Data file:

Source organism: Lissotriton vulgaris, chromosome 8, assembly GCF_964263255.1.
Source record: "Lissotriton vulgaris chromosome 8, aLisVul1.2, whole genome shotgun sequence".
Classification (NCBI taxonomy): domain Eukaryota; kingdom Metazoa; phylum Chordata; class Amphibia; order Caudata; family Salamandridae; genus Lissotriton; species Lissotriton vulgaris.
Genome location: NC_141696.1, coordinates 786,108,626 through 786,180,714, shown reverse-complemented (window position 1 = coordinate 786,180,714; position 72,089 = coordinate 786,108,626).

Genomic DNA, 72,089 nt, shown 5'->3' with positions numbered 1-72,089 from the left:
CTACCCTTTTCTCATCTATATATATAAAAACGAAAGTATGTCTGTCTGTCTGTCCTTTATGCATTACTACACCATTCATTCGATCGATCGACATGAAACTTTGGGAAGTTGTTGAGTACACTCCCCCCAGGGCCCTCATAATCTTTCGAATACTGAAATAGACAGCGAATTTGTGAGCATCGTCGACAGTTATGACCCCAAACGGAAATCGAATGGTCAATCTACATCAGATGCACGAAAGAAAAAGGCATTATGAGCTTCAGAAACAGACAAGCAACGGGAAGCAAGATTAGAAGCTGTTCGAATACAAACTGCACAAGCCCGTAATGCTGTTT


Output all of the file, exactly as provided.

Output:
Source organism: Lissotriton vulgaris, chromosome 8, assembly GCF_964263255.1.
Source record: "Lissotriton vulgaris chromosome 8, aLisVul1.2, whole genome shotgun sequence".
Classification (NCBI taxonomy): domain Eukaryota; kingdom Metazoa; phylum Chordata; class Amphibia; order Caudata; family Salamandridae; genus Lissotriton; species Lissotriton vulgaris.
Genome location: NC_141696.1, coordinates 786,108,626 through 786,180,714, shown reverse-complemented (window position 1 = coordinate 786,180,714; position 72,089 = coordinate 786,108,626).

Genomic DNA, 72,089 nt, shown 5'->3' with positions numbered 1-72,089 from the left:
CTACCCTTTTCTCATCTATATATATAAAAACGAAAGTATGTCTGTCTGTCTGTCCTTTATGCATTACTACACCATTCATTCGATCGATCGACATGAAACTTTGGGAAGTTGTTGAGTACACTCCCCCCAGGGCCCTCATAATCTTTCGAATACTGAAATAGACAGCGAATTTGTGAGCATCGTCGACAGTTATGACCCCAAACGGAAATCGAATGGTCAATCTACATCAGATGCACGAAAGAAAAAGGCATTATGAGCTTCAGAAACAGACAAGCAACGGGAAGCAAGATTAGAAGCTGTTCGAATACAAACTGCACAAGCCCGTAATGCTGTTT